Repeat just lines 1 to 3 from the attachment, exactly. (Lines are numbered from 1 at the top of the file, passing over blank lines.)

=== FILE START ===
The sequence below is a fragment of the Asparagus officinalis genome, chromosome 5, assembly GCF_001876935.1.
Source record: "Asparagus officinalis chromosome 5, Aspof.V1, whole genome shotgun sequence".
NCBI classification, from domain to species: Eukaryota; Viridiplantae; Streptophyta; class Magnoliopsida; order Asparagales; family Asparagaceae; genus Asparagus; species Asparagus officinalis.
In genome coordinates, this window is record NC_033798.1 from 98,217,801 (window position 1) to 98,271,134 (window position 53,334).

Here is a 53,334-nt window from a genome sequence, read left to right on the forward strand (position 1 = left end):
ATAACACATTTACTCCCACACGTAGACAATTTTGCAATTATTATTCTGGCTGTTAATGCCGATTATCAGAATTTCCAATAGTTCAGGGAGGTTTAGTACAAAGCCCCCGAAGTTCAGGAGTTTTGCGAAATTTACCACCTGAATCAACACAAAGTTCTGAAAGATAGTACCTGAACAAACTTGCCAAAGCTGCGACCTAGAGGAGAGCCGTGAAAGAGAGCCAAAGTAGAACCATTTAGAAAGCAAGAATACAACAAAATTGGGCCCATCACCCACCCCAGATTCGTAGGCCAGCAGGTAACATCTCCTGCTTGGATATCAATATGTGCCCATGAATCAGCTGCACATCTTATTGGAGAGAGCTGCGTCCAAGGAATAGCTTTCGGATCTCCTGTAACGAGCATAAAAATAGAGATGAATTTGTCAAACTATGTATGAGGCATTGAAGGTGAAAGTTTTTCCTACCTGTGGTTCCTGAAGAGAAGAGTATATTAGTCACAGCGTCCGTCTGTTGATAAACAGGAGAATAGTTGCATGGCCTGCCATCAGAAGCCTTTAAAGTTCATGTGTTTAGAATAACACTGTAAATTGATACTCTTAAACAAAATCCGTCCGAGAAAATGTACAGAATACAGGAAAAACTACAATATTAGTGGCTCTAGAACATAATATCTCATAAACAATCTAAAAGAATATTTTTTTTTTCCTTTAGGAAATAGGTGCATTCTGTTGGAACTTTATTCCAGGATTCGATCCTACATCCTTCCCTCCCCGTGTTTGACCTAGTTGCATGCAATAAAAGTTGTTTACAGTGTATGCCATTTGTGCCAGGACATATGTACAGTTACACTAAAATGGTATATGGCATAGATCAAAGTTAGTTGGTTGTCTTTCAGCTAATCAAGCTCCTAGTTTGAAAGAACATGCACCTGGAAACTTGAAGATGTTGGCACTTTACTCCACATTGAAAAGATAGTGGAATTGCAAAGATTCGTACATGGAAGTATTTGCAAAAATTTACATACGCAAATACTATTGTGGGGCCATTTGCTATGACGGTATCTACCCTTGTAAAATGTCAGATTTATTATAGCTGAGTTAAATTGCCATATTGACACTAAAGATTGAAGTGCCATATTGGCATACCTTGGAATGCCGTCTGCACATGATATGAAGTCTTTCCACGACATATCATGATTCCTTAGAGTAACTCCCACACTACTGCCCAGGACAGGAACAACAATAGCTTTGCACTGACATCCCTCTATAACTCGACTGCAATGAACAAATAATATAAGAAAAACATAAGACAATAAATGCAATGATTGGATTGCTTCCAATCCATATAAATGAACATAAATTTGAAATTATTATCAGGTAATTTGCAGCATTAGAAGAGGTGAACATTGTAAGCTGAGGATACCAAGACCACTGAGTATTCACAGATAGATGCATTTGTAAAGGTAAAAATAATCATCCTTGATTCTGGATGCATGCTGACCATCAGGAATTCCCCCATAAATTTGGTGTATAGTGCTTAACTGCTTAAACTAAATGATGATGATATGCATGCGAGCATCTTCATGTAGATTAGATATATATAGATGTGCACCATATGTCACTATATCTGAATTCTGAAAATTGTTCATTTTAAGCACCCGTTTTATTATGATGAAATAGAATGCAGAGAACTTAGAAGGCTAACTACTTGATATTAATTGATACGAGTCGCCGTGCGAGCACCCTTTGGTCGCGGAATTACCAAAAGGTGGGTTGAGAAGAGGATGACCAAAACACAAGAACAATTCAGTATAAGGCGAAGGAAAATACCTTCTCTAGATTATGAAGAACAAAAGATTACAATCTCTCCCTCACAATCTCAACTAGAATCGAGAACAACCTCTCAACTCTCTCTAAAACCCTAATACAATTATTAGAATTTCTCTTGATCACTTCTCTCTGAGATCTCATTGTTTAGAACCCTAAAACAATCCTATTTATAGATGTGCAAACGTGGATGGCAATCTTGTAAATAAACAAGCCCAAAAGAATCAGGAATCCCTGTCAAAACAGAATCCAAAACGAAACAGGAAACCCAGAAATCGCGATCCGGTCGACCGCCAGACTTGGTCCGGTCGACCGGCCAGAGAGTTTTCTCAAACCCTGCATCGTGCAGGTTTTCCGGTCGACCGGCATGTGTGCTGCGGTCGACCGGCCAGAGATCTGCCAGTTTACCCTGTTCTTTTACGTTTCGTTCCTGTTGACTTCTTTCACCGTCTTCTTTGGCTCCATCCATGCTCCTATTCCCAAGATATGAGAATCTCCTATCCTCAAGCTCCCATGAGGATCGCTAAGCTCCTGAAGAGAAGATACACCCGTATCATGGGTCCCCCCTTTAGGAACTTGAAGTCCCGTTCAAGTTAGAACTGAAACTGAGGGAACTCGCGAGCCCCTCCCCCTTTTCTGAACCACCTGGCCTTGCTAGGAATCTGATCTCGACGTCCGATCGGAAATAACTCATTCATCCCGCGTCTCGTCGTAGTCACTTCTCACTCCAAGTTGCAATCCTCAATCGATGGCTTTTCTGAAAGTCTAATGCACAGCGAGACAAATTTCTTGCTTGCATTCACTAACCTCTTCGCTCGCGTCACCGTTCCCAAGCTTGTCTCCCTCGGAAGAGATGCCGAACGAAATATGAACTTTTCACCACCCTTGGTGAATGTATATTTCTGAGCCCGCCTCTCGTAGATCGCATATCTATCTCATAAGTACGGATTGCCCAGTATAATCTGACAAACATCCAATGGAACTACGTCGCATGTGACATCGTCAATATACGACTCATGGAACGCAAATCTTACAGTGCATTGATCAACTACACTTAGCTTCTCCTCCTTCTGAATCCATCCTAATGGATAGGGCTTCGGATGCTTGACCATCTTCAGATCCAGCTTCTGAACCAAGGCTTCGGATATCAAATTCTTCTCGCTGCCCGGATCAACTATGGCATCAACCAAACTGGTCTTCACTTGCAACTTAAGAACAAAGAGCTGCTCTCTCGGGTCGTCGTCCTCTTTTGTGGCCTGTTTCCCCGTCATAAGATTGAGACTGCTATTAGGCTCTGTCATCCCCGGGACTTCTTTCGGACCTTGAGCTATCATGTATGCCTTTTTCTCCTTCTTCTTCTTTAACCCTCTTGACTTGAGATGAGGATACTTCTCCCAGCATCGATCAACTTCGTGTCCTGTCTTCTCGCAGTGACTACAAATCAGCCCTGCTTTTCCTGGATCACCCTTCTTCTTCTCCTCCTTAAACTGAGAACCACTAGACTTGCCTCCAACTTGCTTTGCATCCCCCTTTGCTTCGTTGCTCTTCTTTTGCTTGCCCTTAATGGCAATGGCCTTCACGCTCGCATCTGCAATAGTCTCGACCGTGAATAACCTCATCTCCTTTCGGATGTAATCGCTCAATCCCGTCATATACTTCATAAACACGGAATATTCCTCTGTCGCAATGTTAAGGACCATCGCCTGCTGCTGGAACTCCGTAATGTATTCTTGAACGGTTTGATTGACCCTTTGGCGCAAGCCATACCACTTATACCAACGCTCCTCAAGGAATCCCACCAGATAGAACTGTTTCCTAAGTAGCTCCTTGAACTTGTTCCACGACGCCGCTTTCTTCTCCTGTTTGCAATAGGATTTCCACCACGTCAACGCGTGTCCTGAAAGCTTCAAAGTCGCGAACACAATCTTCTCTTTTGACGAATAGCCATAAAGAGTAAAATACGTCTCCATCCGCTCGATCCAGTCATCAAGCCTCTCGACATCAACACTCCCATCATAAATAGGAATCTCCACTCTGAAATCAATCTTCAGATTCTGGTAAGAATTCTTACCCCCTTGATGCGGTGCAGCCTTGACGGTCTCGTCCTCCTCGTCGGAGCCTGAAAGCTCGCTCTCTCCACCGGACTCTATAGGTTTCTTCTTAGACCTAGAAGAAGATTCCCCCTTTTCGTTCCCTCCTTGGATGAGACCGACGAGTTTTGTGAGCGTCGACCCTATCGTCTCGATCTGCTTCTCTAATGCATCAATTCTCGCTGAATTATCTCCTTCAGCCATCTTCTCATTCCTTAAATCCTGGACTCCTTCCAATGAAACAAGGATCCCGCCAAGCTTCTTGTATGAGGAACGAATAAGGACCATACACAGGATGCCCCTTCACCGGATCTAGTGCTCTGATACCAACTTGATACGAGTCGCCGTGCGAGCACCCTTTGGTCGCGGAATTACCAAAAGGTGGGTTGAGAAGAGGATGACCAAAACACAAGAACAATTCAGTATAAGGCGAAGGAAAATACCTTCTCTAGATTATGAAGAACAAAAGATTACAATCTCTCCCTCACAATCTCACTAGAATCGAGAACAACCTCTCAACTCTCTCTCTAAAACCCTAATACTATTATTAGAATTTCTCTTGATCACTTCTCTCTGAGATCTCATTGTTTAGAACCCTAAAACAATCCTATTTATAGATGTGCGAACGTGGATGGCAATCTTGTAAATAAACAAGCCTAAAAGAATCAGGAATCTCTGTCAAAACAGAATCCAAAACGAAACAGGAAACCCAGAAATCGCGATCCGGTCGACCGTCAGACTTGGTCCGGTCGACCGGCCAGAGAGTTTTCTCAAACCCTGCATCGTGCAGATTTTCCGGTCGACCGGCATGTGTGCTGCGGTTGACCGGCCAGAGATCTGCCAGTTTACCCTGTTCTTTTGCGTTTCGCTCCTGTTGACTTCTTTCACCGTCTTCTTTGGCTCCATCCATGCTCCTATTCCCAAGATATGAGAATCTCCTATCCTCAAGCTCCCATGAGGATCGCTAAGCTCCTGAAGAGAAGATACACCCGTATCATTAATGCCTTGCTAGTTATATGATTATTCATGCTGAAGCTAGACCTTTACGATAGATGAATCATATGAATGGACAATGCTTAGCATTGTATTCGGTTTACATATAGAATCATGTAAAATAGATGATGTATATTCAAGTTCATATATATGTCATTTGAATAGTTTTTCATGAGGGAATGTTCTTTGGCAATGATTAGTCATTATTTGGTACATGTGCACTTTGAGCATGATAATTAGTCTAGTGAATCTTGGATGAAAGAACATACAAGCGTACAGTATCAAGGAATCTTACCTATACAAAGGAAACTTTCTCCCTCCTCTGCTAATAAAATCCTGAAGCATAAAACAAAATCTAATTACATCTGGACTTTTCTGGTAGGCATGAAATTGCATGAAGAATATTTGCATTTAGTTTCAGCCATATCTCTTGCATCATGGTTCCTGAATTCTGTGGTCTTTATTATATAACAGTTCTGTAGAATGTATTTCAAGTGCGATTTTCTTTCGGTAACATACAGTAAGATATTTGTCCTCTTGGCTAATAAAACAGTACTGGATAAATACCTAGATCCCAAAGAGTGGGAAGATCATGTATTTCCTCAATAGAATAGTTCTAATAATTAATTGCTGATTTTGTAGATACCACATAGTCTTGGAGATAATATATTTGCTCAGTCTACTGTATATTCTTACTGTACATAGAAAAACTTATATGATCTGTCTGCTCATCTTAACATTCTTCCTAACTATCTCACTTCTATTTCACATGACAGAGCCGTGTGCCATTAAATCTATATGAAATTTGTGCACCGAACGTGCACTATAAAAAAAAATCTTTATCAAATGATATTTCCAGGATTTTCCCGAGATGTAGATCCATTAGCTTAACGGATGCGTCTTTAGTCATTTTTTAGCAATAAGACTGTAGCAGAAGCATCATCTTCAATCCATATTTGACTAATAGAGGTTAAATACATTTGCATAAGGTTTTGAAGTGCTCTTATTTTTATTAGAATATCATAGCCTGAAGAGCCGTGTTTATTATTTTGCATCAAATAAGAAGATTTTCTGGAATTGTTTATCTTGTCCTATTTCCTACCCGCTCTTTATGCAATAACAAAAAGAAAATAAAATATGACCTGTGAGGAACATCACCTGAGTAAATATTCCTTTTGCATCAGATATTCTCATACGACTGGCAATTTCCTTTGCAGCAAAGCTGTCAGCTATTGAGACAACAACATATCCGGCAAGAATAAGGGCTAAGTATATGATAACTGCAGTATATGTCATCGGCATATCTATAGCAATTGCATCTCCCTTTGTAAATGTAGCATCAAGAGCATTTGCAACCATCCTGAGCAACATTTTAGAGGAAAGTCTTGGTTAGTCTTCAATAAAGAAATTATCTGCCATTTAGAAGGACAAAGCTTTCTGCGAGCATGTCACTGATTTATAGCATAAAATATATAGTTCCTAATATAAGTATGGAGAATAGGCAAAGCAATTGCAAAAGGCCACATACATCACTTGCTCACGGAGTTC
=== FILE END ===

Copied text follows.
The sequence below is a fragment of the Asparagus officinalis genome, chromosome 5, assembly GCF_001876935.1.
Source record: "Asparagus officinalis chromosome 5, Aspof.V1, whole genome shotgun sequence".
NCBI classification, from domain to species: Eukaryota; Viridiplantae; Streptophyta; class Magnoliopsida; order Asparagales; family Asparagaceae; genus Asparagus; species Asparagus officinalis.